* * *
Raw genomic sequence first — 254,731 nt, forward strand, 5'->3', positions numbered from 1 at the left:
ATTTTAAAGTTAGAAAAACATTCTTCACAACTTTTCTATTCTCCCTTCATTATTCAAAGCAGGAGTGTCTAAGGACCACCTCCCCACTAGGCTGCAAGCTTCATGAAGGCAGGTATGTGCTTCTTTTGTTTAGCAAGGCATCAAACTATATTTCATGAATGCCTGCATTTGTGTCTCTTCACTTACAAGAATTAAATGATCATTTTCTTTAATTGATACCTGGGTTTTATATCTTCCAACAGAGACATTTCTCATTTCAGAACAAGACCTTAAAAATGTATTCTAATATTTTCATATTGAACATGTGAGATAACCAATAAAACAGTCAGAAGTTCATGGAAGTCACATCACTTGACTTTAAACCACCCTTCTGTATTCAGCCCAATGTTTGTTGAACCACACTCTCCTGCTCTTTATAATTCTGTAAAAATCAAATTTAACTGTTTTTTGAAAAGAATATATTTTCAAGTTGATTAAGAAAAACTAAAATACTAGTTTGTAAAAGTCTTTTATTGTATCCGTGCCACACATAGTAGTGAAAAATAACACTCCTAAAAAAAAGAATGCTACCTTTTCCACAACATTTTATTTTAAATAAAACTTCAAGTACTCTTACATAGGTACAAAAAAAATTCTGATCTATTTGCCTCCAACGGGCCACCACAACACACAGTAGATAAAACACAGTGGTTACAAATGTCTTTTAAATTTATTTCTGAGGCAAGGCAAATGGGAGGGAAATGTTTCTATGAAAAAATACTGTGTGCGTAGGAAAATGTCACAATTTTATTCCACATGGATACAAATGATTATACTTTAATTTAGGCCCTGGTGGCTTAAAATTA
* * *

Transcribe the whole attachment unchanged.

Raw genomic sequence first — 254,731 nt, forward strand, 5'->3', positions numbered from 1 at the left:
ATTTTAAAGTTAGAAAAACATTCTTCACAACTTTTCTATTCTCCCTTCATTATTCAAAGCAGGAGTGTCTAAGGACCACCTCCCCACTAGGCTGCAAGCTTCATGAAGGCAGGTATGTGCTTCTTTTGTTTAGCAAGGCATCAAACTATATTTCATGAATGCCTGCATTTGTGTCTCTTCACTTACAAGAATTAAATGATCATTTTCTTTAATTGATACCTGGGTTTTATATCTTCCAACAGAGACATTTCTCATTTCAGAACAAGACCTTAAAAATGTATTCTAATATTTTCATATTGAACATGTGAGATAACCAATAAAACAGTCAGAAGTTCATGGAAGTCACATCACTTGACTTTAAACCACCCTTCTGTATTCAGCCCAATGTTTGTTGAACCACACTCTCCTGCTCTTTATAATTCTGTAAAAATCAAATTTAACTGTTTTTTGAAAAGAATATATTTTCAAGTTGATTAAGAAAAACTAAAATACTAGTTTGTAAAAGTCTTTTATTGTATCCGTGCCACACATAGTAGTGAAAAATAACACTCCTAAAAAAAAGAATGCTACCTTTTCCACAACATTTTATTTTAAATAAAACTTCAAGTACTCTTACATAGGTACAAAAAAAATTCTGATCTATTTGCCTCCAACGGGCCACCACAACACACAGTAGATAAAACACAGTGGTTACAAATGTCTTTTAAATTTATTTCTGAGGCAAGGCAAATGGGAGGGAAATGTTTCTATGAAAAAATACTGTGTGCGTAGGAAAATGTCACAATTTTATTCCACATGGATACAAATGATTATACTTTAATTTAGGCCCTGGTGGCTTAAAATTA